Notably he was invited in 1898 by B.B. Warfield to give a series of lectures at Princeton University, which became Lectures on Calvinism (and here’s the link to a free audiobook version if you’re interested). It is reported that Warfield learned Dutch just so that he could read Kuyper.
But the thing I’d like to talk about for just a bit more relates to Kuyper’s life in politics.
He arrived in Amsterdam (1870) as a pastor but within a short time people persuaded Abraham that he could and should use his leadership in the national government. He served in both the upper and lower houses of Dutch Parliament.
He was convinced that the government was a good sphere, as in a sphere established by God. He also believed that government worked best when it recognized God, submitting to His supremacy and His standards. Again, there is no neutrality. So the state should protect marriage and family, punish those who do evil, encourage Christian worship and morality, and support Christians educating the next generation.
Kuyper argued that government should be driven at the local level and that the federal government should be representative, not a bunch of detached so-called experts. Kuyper appreciated the United States in this regard. But the government of Holland was not like this; a change was needed. So Kuyper helped form and presided over the Antirevolutionary Party.
Think Kanye’s “Birthday Party,” but more serious.
The book is titled, Our Program: A Christian Political Manifesto. It was published as regular features in De Standaard from April 1878 to March 1879, collected into a book later in 1879.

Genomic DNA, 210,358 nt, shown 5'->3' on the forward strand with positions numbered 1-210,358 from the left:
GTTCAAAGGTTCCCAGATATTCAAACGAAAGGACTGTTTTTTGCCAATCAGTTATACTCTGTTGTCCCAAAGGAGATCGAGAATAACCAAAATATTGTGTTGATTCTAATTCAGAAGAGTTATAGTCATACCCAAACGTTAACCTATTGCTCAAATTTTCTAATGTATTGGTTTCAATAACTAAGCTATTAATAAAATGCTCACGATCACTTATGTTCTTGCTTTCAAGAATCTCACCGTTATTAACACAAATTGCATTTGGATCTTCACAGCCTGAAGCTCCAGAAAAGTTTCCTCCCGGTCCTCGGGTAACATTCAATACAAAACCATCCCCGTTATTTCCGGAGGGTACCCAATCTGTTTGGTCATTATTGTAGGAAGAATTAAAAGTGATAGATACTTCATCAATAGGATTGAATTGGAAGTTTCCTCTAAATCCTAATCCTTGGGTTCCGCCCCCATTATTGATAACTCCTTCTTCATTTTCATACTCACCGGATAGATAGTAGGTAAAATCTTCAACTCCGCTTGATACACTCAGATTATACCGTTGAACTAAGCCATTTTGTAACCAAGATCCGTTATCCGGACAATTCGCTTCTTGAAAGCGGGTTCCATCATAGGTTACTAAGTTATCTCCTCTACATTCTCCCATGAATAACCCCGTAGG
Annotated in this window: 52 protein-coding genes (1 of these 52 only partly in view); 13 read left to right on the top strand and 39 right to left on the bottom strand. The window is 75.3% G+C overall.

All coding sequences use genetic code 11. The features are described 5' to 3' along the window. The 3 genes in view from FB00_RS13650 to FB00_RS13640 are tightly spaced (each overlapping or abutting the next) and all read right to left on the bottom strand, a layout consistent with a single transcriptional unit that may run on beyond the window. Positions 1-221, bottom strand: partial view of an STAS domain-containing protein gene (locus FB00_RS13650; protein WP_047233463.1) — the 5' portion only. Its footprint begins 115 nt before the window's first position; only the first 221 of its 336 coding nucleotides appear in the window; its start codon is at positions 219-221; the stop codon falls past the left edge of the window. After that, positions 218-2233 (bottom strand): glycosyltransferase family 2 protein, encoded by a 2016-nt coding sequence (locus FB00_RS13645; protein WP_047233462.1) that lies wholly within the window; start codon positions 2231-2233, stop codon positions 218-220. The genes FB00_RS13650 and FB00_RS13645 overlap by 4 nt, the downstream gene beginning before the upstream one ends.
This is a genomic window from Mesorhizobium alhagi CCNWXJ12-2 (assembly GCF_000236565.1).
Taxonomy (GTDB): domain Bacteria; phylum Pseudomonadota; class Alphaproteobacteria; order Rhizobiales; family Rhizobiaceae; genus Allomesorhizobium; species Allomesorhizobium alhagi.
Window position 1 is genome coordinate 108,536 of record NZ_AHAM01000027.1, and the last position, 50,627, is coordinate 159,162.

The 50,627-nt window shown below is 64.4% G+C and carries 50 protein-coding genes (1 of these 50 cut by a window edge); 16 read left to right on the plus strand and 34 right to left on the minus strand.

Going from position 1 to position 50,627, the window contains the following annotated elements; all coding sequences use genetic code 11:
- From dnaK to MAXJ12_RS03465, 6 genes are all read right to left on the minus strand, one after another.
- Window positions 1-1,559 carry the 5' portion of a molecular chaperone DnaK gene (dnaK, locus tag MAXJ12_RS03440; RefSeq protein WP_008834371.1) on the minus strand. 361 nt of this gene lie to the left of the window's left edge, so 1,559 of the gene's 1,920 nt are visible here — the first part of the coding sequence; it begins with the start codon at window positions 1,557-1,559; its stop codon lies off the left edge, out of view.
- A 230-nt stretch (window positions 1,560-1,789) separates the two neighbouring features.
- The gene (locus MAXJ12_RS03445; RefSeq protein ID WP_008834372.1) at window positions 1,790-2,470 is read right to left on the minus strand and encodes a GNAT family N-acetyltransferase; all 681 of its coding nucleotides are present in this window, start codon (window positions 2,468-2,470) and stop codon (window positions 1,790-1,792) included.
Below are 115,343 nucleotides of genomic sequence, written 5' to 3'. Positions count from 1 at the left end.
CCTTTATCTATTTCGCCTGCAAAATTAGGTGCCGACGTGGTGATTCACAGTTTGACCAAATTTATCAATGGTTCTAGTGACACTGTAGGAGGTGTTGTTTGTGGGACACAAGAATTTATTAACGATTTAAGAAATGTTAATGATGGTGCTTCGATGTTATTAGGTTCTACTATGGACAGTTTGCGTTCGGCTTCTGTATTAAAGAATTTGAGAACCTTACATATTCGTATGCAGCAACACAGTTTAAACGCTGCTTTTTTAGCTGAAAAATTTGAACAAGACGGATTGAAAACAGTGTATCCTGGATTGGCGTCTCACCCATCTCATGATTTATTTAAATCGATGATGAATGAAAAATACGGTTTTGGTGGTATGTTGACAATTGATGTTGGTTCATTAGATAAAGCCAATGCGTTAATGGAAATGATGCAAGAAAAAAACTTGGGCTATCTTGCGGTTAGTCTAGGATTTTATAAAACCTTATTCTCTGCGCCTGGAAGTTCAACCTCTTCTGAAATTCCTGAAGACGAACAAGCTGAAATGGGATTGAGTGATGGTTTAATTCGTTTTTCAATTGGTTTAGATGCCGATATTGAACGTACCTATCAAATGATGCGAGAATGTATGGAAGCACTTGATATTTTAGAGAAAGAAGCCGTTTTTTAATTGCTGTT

An antirevolutionary stood opposed to the ideology embodied in the French Revolution of 1789 (less than a hundred years between).
Kuyper had a particular group in mind that were Revolutionaries, but a group prior to the rioters. He mentions a group multiple times called “The Encyclopediests” in multiple works, that I apparently just kept reading over.
The leading figures behind the enterprise were Denis Diderot and Jean le Rond d’Alembert, and contributors included Montesquieu, Jean-Jacques Rousseau, and Voltaire, sometimes known collectively as the Encyclopedists. They worked on this project in France especially between 1751 to 1756.
They sought to sever the ties between God and men, God’s Word and men. They called for a new humanity to make a new world. Even in the 18th century that included hatred of the nuclear family, and it has metastasized to hatred of heterosexual marriage, the hatred of offspring (through abortion), and the hatred of gender.
So an antirevolutionary stood against Enlightenment, rationalism, modernism, secularism, humanism. He stood against willy-nilly feelings and topsy-turvy riots. He stood against paganism, and anti-Christian worldviews. These necessarily have moral and political implications, again, as seen in the idea-makers/marketers that led to the Revolution.
An antirevolutionary stood for submission to God, not independence from God (contra the cry of the French Revolution: “No God, No masters”). There is no neutrality (Kuyper called it “the fungus of neutrality” (310)). He saw the sacred in all of life and God as the only absolute authority, the one in whom total sovereignty resides. Then that personal faith and worship must be linked to broader work. So the positive name for his party is the “Christian-historical” party.
“If ‘Christian’ therefore stands opposite ‘humanity,’ the addition ‘historical’ indicates that our situation cannot be created by us at will. It is the product of a past that, independent of our will and apart from our input, is fashioned by Him in whom we live and move and have our being.” (278)